By ET3 Tyler Kirkland
With the suggestion of a comment made, I am going to give you first hand info on how RUSSELL processes her garbage.
With marine life and ocean beauty conservation an integral part of the ship’s concerns, the way we process our garbage has evolved greatly since the days of the old DD’s.
About once a month, I get tagged with going down to the “PWP”, another one of our famous abbreviations, and it means “Plastic Waste Processing”, but the room isn’t only for plastic waste, but also pulpable and metals.
During certain scheduled, (and enforced), times of the day, Sailors can bring down their garbage.
Afternoon: Metal and glass.
Night: Pulpables (paper, food, etc…)
So I go down this ladderwell into a space about 15’ long by 10’ wide. This room contains a plastic shredder, 2 plastic compressors, a metal shredder, and a huge pulper.
I’ll take the garbage for the time I’m down there, so for this example, lets say I’m working with plastics. I’ll empy the plastics into the shredder, and let it run for about 2 minutes, then take the shreds out of the bottom, and pour them into the compressor. The compressor takes about 30 minutes to run, but it basically takes all of the shreds, compresses them and melts them into a disk about 2’ across and 1” thick. Those disks are placed in holders in PWP until we pull into port or can transfer them to another ship for recycling.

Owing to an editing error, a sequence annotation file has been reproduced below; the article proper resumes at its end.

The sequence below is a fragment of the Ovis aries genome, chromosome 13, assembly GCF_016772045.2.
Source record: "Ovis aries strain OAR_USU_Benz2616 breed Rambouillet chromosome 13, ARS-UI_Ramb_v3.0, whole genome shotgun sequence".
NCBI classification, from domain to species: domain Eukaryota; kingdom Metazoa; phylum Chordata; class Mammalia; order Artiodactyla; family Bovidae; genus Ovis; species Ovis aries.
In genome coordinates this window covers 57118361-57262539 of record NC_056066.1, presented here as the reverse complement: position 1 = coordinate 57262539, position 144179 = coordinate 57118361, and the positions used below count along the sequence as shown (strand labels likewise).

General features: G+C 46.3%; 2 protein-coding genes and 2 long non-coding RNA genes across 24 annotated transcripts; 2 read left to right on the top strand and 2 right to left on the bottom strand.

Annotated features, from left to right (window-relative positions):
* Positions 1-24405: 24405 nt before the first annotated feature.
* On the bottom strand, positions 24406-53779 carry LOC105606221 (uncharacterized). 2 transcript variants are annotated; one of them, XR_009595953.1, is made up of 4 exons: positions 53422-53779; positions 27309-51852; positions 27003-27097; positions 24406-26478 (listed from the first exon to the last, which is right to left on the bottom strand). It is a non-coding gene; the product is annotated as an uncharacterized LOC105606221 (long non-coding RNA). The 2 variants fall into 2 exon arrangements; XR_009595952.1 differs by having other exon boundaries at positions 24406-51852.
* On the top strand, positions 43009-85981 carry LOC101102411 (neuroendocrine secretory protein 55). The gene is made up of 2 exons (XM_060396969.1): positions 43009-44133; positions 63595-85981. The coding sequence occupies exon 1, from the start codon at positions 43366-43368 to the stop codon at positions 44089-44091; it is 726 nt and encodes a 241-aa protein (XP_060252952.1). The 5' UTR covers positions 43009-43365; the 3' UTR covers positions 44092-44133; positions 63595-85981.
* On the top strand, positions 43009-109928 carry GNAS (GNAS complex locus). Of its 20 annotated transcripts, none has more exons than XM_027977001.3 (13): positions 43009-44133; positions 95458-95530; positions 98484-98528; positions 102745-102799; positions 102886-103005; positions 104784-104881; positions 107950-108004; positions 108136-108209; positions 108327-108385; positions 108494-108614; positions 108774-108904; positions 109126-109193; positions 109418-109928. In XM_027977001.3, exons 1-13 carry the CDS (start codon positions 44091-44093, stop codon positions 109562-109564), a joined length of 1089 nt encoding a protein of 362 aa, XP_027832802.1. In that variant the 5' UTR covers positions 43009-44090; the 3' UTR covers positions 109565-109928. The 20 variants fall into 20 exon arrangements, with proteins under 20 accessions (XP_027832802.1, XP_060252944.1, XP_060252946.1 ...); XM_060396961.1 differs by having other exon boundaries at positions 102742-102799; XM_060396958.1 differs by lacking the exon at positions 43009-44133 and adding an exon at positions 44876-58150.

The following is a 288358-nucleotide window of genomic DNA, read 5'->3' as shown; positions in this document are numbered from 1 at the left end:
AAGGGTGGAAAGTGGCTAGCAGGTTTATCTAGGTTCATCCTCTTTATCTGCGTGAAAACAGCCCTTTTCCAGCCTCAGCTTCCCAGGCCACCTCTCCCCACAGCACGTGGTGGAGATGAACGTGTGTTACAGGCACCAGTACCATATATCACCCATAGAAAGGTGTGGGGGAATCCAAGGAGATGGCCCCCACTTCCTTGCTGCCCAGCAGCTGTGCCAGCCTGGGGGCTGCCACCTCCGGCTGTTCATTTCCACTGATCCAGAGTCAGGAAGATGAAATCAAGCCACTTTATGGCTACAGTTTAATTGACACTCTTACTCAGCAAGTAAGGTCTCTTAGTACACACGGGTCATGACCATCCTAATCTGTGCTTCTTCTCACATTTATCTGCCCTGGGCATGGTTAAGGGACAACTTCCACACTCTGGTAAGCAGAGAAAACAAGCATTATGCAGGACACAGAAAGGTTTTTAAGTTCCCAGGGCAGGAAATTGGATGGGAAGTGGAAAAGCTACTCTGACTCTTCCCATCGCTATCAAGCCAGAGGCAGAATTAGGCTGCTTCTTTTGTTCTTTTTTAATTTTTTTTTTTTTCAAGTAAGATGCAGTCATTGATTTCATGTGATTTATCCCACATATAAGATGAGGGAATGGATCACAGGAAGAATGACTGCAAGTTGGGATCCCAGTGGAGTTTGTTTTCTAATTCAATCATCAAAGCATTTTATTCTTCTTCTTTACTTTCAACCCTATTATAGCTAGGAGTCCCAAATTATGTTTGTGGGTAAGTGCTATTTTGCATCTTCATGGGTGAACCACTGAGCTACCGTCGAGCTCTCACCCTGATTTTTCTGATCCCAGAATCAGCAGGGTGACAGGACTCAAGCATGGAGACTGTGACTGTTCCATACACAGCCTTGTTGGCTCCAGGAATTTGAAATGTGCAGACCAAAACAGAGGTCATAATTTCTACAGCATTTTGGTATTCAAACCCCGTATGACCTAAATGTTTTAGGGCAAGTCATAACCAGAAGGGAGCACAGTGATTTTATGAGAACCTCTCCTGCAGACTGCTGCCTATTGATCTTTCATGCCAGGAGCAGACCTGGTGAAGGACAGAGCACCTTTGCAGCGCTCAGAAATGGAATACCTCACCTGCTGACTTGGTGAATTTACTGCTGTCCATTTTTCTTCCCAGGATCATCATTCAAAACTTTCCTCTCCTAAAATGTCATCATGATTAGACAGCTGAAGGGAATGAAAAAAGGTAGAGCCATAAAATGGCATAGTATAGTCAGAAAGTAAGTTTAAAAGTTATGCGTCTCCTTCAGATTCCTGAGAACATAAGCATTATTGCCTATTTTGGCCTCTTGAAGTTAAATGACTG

The metal and glass are shredded and placed into burlap sacks for disposal over the side.
All aerosol cans, compressed air cans and anything contaminated with hazardous materials are set aside to be disposed of properly with other hazardous materials to a replenishment ship or once we are pierside.
The pulpables are poured into the “pulper”, which adds water, grinds and spins at a high rate of speed until it just becomes a diluted mush, and it’s processed over the side into the ocean.
I’ll be the first to tell you that it takes someone with their gag reflex in check to go down there and process waste. It can get pretty dirty and smelly, but it usually only lasts 2 hours a shift.
Everynight, PWP is cleaned from top to bottom with hoses, scrubbers, and swabs to control the smell and mold build up.
As a matter of fact, I’m just glancing at the schedule, and I’ll be down there tonight processing all of the food left over from dinnertime. Yum!